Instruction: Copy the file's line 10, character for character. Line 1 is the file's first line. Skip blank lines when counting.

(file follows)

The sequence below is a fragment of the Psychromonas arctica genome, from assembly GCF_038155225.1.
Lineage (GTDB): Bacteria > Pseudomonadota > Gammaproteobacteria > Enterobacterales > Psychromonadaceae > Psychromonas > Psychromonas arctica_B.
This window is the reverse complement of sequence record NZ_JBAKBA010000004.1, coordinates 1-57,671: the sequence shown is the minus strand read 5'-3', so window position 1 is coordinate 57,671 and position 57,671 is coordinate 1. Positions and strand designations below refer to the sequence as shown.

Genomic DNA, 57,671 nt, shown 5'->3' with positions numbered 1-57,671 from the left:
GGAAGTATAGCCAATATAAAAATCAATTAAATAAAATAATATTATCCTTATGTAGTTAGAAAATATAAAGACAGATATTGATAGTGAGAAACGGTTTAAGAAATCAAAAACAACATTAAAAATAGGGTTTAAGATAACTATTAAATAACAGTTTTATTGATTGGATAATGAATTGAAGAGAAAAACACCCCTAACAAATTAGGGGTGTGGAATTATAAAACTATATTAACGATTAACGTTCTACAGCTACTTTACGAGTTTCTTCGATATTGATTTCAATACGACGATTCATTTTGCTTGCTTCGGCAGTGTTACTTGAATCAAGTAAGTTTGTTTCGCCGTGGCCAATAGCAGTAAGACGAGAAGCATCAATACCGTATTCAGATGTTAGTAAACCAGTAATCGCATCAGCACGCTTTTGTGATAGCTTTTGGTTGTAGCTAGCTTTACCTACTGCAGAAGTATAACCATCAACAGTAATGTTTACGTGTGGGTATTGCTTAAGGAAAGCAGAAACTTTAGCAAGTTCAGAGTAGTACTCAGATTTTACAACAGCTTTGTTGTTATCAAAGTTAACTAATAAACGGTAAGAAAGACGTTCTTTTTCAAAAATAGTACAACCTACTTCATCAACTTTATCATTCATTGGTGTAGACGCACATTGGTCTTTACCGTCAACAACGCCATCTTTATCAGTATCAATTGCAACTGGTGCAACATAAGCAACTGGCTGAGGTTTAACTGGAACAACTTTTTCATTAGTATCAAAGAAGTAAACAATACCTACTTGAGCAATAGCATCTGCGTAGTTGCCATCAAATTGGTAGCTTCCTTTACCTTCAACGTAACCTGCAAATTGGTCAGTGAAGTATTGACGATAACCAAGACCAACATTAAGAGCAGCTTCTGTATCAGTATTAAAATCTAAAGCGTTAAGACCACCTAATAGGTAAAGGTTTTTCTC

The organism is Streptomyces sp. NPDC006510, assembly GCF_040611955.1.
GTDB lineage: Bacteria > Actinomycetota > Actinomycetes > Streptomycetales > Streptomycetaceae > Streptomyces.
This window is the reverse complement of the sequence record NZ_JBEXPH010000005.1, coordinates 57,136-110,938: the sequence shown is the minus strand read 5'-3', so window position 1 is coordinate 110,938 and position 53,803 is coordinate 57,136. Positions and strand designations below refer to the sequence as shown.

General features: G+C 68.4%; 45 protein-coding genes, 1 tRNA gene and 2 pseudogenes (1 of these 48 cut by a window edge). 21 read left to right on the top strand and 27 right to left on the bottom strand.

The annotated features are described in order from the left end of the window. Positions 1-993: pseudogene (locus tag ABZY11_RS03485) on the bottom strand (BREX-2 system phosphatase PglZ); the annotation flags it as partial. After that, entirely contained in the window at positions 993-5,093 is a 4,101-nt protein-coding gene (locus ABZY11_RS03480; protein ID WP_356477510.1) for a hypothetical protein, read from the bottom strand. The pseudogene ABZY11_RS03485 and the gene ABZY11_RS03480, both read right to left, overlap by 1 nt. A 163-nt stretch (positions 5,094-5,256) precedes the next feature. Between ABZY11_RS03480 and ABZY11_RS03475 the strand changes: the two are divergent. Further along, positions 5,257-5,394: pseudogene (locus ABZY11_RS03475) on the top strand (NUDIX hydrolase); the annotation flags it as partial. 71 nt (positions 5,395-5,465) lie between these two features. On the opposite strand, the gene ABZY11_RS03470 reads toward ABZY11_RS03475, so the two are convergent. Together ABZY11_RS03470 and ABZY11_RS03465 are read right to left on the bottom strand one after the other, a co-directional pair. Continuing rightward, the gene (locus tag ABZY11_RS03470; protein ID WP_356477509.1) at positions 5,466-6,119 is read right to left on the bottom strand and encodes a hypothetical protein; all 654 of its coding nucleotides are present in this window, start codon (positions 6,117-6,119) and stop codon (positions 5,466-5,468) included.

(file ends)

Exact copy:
The annotated features are described in order from the left end of the window. Positions 1-993: pseudogene (locus tag ABZY11_RS03485) on the bottom strand (BREX-2 system phosphatase PglZ); the annotation flags it as partial. After that, entirely contained in the window at positions 993-5,093 is a 4,101-nt protein-coding gene (locus ABZY11_RS03480; protein ID WP_356477510.1) for a hypothetical protein, read from the bottom strand. The pseudogene ABZY11_RS03485 and the gene ABZY11_RS03480, both read right to left, overlap by 1 nt. A 163-nt stretch (positions 5,094-5,256) precedes the next feature. Between ABZY11_RS03480 and ABZY11_RS03475 the strand changes: the two are divergent. Further along, positions 5,257-5,394: pseudogene (locus ABZY11_RS03475) on the top strand (NUDIX hydrolase); the annotation flags it as partial. 71 nt (positions 5,395-5,465) lie between these two features. On the opposite strand, the gene ABZY11_RS03470 reads toward ABZY11_RS03475, so the two are convergent. Together ABZY11_RS03470 and ABZY11_RS03465 are read right to left on the bottom strand one after the other, a co-directional pair. Continuing rightward, the gene (locus tag ABZY11_RS03470; protein ID WP_356477509.1) at positions 5,466-6,119 is read right to left on the bottom strand and encodes a hypothetical protein; all 654 of its coding nucleotides are present in this window, start codon (positions 6,117-6,119) and stop codon (positions 5,466-5,468) included.